The search for Chan and the Chinatown revealed are not Philip Marlowe’s shadowy world. It’s an ordinary place, with middle-class apartments, a center for the elderly, street markets. A witty movie made with assured technique and humor, Chan Is Missing is shot as film noir, using a narrator and darkly shadowed black and white cinematography, with alert camera following the characters in and out of apartments, restaurants, clubs, and offices.

Chan is Missing borrows from Welles’ The Third Man and Citizen Kane, with its missing protagonist and puzzle to reconstruct his life. Jo becomes more interested in discovering who the chameleon-like immigrant was than in getting his money back. When the money is unexpectedly returned by Chan’s daughter, it’s an anti-climax. Chan is never found, but he serves as a perfect metaphor for the mystery of the Chinese-American community. David Denby noted that for some artists, the lack of a clear identity might be debilitating or tragic, but for Wang, the untidiness of Chinese-American life is part of its diversity and glory.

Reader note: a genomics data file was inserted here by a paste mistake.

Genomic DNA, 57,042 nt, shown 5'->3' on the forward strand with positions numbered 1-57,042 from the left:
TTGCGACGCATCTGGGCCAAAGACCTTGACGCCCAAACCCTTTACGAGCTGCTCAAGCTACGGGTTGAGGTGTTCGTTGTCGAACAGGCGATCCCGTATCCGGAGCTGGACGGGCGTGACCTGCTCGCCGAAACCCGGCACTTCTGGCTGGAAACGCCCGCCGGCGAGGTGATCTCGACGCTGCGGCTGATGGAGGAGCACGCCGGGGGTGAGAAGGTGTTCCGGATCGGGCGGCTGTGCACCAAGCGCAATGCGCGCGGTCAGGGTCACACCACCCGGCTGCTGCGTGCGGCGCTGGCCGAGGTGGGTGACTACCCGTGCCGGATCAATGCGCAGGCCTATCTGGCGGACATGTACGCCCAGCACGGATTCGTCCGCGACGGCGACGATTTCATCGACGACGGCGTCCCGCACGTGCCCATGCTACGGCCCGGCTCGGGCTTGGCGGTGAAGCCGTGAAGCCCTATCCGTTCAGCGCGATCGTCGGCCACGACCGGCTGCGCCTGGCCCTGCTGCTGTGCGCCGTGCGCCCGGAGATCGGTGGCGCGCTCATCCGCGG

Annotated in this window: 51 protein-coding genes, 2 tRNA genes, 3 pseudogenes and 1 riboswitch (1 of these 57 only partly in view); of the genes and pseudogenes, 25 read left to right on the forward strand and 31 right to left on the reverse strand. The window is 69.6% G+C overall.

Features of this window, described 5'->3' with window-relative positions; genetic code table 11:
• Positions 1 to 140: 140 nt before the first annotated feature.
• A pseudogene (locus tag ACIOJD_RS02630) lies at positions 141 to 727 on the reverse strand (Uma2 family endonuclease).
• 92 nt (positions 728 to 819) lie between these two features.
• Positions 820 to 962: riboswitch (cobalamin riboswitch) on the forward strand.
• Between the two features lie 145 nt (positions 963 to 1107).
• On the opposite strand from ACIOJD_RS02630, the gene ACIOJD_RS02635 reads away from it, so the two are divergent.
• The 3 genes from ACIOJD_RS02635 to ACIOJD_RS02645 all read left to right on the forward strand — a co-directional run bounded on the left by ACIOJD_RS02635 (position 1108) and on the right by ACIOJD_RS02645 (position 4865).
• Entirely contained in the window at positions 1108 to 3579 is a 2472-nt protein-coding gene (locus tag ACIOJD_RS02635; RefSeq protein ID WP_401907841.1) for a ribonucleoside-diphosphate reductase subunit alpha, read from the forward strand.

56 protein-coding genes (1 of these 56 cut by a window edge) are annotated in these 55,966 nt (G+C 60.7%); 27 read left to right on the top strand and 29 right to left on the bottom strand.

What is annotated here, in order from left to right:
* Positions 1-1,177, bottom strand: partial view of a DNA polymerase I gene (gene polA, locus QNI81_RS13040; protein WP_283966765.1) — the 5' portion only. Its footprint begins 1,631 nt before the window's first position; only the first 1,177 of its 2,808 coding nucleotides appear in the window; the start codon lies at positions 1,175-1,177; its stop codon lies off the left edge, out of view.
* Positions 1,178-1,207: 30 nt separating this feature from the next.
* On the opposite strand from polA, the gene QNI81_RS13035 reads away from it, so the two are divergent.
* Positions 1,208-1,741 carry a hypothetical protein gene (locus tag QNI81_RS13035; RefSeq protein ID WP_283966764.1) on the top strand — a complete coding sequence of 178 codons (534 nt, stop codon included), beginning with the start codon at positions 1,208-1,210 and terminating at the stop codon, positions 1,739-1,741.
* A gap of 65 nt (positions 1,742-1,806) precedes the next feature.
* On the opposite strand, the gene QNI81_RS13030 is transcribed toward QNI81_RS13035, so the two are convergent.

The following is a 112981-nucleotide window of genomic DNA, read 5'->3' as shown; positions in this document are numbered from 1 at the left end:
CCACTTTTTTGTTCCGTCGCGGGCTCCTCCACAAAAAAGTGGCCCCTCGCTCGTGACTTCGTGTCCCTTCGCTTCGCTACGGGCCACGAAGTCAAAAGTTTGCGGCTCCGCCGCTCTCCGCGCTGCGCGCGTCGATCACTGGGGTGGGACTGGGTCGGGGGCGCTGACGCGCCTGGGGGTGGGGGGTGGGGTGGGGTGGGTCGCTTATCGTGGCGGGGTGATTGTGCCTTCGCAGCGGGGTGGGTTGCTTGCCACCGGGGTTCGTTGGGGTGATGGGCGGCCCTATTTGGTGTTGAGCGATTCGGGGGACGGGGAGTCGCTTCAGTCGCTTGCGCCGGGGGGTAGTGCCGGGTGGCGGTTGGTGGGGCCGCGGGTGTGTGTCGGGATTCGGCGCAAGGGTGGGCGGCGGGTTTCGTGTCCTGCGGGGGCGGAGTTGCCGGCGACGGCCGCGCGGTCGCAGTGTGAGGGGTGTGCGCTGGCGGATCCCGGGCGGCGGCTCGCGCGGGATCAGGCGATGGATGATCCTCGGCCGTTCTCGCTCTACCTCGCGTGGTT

Everything in the film is used to illustrate its underlying concerns: identity, assimilation, socio-linguistics, and what the academic, describing Chan’s argument with a cop, defines as “cross-cultural misunderstandings.” An appreciation of a way of life that few Americans knew anything about, the closing shots, dazzling in their simplicity, offer an empty Chinatown, devoid of people. This visual closure serves as reminder of what Jo and Steve have learned–that what isn’t seen and what can’t be proved is just as important as what is seen and proved.

A word-of-mouth success, Chan Is Missing led to a number of Wayne-helmed filmed about Chinese-American culture.